Naturally, Chopin biographers have wondered whether Chopin was gay and having an affair with Tytus. Unfortunately, no letters from Tytus to Chopin have survived. Walker doubts that there was a homosexual affair and puts the blame on the peculiarities of the Polish language. On the other hand, Chopin is often described by friends and acquaintances as having feminine qualities, and his long relationship with George Sand raises all sorts of questions about Chopin’s sexuality. Many of Chopin’s friends in Paris were homosexual, and his relationship with Astolphe de Custine, a prominent aristocrat who made no secret of his homosexuality, has yet to be fully explored. Annik LaFarge is the only one of our three authors to look more carefully at this unusual man and his remarkable family. She rightly observes that “His life illustrates in almost equal measure the liberations and oppressions of the Romantic era, a time when cross-dressing female writers and aristocratic homosexuals could enjoy freedoms that were unimaginable even a decade or two earlier.”
But the best part of Walker’s book may well be his lengthy discussion of the music, especially in the chapter headed “Chopin and the Keyboard: The Raphael of the Piano.” The description of Chopin as “the Raphael of the piano” comes from poet and critic Heinrich Heine, and Walker very much approves of this description as it relates to the composer’s mastery of light and shade, as well as his consummate subtlety of expression at the keyboard. But Walker also gets into illuminating detail about Chopin’s advocacy of “finger individuation” as opposed to the “finger equalization” favored by Czerny and others, Chopin’s highly idiosyncratic fingering and pedalling, and above all his rejection of the Paris Virtuoso School. Walker also reminds us that while Chopin attempted to write a piano method – it was left unfinished when he died – “he had no great pupils to carry on his tradition.” The most prominent among them was probably Karol Mikuli, who produced his own edition of Chopin’s music, and “left some useful personal observations about Chopin’s playing.” But it is Paul Kildea who notes in his book that Mikuli’s pupil Raoul Koczalski made some important Chopin recordings, some of them on one of Chopin’s own Pleyel pianos. One can easily reference these recordings on YouTube.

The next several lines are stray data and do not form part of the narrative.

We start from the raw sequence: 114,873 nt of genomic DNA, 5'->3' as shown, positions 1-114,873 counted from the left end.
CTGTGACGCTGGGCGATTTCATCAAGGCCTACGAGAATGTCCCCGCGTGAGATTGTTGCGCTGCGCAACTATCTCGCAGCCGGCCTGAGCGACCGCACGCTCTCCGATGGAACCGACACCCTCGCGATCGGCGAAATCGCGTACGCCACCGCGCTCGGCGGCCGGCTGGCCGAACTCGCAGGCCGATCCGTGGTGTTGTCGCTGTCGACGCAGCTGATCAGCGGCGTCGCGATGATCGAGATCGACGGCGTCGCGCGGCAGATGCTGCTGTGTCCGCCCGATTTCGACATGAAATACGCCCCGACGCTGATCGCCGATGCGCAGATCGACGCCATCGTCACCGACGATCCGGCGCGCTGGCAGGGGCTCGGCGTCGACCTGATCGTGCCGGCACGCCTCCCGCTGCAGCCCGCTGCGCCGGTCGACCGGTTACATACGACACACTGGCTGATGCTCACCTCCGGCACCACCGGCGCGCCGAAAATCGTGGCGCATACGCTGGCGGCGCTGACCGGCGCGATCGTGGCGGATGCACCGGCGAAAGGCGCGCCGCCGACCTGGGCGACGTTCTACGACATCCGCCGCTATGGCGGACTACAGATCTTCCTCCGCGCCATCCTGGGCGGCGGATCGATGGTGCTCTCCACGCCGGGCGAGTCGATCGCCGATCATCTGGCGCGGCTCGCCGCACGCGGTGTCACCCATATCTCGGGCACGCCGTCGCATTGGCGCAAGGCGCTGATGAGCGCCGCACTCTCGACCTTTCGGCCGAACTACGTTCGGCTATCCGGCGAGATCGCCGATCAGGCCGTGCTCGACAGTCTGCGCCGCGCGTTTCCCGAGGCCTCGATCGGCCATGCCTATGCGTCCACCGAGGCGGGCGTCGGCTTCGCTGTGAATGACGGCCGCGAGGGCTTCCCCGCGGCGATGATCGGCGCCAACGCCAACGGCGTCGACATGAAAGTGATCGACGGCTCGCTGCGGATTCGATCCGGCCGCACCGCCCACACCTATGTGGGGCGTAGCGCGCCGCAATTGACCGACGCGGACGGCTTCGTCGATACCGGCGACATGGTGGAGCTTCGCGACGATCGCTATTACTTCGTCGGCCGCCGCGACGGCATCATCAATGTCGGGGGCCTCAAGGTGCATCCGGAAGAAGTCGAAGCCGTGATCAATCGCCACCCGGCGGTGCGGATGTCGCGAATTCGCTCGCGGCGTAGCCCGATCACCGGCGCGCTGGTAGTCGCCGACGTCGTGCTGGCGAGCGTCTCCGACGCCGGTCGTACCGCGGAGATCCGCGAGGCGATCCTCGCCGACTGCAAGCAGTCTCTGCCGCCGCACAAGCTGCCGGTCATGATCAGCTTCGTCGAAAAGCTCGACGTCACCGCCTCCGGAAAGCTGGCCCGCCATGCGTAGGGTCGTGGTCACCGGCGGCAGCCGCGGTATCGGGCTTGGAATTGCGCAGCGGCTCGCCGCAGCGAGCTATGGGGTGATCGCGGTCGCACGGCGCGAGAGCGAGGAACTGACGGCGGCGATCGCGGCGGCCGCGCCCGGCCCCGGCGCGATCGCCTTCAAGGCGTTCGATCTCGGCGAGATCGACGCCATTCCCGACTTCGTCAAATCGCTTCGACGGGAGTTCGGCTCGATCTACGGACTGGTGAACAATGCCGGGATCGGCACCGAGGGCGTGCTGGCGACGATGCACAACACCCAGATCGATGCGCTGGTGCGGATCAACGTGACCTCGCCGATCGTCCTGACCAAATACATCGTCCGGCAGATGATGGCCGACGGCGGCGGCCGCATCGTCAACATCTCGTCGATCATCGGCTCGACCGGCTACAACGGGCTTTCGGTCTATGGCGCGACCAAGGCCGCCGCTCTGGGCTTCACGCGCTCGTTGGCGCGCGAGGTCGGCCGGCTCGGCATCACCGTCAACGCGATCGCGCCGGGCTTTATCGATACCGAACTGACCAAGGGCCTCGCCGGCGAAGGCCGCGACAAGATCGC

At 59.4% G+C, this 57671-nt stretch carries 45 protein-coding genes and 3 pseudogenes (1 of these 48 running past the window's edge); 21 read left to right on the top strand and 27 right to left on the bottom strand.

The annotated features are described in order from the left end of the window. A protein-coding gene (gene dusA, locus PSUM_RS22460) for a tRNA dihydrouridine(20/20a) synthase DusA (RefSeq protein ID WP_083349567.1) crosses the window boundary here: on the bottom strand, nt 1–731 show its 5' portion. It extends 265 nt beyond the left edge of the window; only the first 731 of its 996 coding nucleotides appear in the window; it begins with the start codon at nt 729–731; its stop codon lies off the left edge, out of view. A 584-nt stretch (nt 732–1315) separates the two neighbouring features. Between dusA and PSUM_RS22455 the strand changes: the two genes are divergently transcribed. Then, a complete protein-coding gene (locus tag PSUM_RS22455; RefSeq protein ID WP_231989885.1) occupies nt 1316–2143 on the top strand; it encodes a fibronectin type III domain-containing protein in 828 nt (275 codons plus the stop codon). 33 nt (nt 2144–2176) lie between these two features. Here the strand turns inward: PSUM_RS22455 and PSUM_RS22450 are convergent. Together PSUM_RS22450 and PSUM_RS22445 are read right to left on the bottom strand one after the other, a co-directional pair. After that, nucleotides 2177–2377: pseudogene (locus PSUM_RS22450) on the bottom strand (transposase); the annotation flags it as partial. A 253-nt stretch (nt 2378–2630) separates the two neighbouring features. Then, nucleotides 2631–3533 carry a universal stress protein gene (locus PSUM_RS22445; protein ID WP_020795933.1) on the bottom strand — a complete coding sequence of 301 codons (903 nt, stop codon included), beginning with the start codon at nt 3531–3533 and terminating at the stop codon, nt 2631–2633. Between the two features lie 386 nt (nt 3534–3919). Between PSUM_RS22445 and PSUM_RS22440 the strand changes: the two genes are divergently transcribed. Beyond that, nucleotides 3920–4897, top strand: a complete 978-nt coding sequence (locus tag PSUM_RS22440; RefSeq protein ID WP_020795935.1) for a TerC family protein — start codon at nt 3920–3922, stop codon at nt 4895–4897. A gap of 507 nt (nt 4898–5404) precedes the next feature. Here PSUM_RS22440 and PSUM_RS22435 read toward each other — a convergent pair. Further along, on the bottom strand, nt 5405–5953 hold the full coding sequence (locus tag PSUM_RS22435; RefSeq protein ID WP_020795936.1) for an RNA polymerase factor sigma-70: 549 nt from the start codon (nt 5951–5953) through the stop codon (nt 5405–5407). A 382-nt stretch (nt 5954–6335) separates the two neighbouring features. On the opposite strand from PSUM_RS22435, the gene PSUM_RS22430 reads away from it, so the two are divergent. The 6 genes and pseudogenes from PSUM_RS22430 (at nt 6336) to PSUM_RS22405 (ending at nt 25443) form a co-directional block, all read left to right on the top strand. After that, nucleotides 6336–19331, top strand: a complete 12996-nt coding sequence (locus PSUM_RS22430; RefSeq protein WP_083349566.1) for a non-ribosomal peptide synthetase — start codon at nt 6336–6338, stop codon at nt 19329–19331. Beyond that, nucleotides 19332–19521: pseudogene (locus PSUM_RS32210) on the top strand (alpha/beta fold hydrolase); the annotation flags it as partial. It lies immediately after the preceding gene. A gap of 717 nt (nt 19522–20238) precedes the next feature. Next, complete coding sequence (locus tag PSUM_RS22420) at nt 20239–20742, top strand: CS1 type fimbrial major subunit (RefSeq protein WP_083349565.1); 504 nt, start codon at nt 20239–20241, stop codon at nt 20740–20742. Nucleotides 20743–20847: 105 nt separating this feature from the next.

Chopin had a mostly happy childhood growing up in Poland, then spent most of the rest of his life in Paris. For seven years the love of his life was the French writer George Sand. She was a controversial figure, often dressing like a man and smoking a cigar, and taking many lovers. But she was also devoted to Chopin first as a lover and then as a caregiver as he battled tuberculosis. She has often been severely criticized in the Chopin literature, but much of it is undeserved. She recognized his talent and gave it a place to flourish and supported his fragile physical and emotional well-being as best she could, all the while turning out a huge amount of published writing to support herself, her children, and Chopin. The sojourn to Majorca occurred near the beginning of their relationship; it was conceived as a kind of honeymoon. In Walker’s words it ended up as “a fiasco.” Walker gives a very fair account of the Majorcan episode both in his book and a three-part series on YouTube (“Chopin: A Winter in Majorca”). Incidentally, Sand herself left us a valuable memoir called Winter in Majorca, and it was translated by the great poet and novelist Robert Graves.
Kildea’s book Chopin’s Piano is ostensibly about the piano, or more accurately pianino, that Chopin was forced to use for a few weeks in Majorca in 1839 until his own Pleyel arrived from Paris. This instrument was made by a man named Juan Bauza in Majorca. Chopin, who always composed at the piano, made use of it to write some of the Préludes. When the Pleyel arrived the Bauza was abandoned, and when Chopin, George Sand, and her children left Majorca a few months later, the Bauza was left behind. Years later the pianist and harpsichordist Wanda Landowska visited Majorca and decided she had to have the Bauza. She was able to buy it in 1913, had it shipped to Berlin where she was living at the time, and later to Paris, and finally to her studio-estate in Saint-Leu-la Forêt outside Paris. During the turmoil of World War II, it disappeared and hasn’t been seen since.